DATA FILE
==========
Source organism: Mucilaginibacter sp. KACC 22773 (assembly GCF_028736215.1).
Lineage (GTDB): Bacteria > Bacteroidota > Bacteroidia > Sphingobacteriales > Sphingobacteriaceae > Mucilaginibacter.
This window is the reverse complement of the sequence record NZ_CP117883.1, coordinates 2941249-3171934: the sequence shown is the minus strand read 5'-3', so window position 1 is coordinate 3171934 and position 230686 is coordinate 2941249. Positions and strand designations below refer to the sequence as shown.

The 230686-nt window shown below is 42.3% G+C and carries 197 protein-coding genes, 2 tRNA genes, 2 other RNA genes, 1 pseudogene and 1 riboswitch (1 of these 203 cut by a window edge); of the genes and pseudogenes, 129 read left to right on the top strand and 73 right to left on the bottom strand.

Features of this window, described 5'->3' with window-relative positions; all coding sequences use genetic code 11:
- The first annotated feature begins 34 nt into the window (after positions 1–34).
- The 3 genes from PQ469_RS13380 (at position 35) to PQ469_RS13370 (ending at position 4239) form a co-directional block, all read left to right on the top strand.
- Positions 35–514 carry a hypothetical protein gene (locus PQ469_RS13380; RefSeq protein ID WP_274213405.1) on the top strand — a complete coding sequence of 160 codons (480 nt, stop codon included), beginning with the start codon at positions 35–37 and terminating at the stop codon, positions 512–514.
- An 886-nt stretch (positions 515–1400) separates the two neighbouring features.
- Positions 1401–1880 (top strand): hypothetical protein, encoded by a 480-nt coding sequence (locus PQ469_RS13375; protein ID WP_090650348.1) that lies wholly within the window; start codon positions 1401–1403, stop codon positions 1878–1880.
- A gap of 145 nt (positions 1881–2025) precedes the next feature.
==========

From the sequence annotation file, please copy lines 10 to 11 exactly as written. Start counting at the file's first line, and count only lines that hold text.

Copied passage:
- Positions 1401–1880 (top strand): hypothetical protein, encoded by a 480-nt coding sequence (locus PQ469_RS13375; protein ID WP_090650348.1) that lies wholly within the window; start codon positions 1401–1403, stop codon positions 1878–1880.
- A gap of 145 nt (positions 1881–2025) precedes the next feature.